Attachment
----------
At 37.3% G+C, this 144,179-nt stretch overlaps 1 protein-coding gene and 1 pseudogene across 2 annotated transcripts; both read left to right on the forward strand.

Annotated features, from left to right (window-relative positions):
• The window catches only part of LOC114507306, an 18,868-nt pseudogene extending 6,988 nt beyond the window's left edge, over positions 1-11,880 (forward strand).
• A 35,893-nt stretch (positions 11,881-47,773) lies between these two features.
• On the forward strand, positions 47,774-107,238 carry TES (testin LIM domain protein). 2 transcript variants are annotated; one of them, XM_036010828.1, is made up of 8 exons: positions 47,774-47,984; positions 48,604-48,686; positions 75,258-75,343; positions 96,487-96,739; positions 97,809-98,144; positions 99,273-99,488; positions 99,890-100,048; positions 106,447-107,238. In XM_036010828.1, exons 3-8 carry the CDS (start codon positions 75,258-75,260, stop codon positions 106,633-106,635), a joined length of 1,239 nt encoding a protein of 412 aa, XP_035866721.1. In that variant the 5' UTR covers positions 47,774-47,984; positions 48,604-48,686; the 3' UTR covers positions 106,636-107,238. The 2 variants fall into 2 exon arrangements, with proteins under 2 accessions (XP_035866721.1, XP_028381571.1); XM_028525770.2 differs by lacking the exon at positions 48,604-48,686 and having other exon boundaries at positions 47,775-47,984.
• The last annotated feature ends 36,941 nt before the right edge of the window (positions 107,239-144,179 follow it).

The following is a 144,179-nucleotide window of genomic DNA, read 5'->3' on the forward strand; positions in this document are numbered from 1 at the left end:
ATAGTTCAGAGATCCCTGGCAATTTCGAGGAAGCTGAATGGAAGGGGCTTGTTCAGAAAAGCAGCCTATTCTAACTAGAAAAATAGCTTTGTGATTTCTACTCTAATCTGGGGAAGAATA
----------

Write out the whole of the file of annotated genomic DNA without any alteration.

At 37.3% G+C, this 144,179-nt stretch overlaps 1 protein-coding gene and 1 pseudogene across 2 annotated transcripts; both read left to right on the forward strand.

Annotated features, from left to right (window-relative positions):
• The window catches only part of LOC114507306, an 18,868-nt pseudogene extending 6,988 nt beyond the window's left edge, over positions 1-11,880 (forward strand).
• A 35,893-nt stretch (positions 11,881-47,773) lies between these two features.
• On the forward strand, positions 47,774-107,238 carry TES (testin LIM domain protein). 2 transcript variants are annotated; one of them, XM_036010828.1, is made up of 8 exons: positions 47,774-47,984; positions 48,604-48,686; positions 75,258-75,343; positions 96,487-96,739; positions 97,809-98,144; positions 99,273-99,488; positions 99,890-100,048; positions 106,447-107,238. In XM_036010828.1, exons 3-8 carry the CDS (start codon positions 75,258-75,260, stop codon positions 106,633-106,635), a joined length of 1,239 nt encoding a protein of 412 aa, XP_035866721.1. In that variant the 5' UTR covers positions 47,774-47,984; positions 48,604-48,686; the 3' UTR covers positions 106,636-107,238. The 2 variants fall into 2 exon arrangements, with proteins under 2 accessions (XP_035866721.1, XP_028381571.1); XM_028525770.2 differs by lacking the exon at positions 48,604-48,686 and having other exon boundaries at positions 47,775-47,984.
• The last annotated feature ends 36,941 nt before the right edge of the window (positions 107,239-144,179 follow it).

The following is a 144,179-nucleotide window of genomic DNA, read 5'->3' on the forward strand; positions in this document are numbered from 1 at the left end:
ATAGTTCAGAGATCCCTGGCAATTTCGAGGAAGCTGAATGGAAGGGGCTTGTTCAGAAAAGCAGCCTATTCTAACTAGAAAAATAGCTTTGTGATTTCTACTCTAATCTGGGGAAGAATA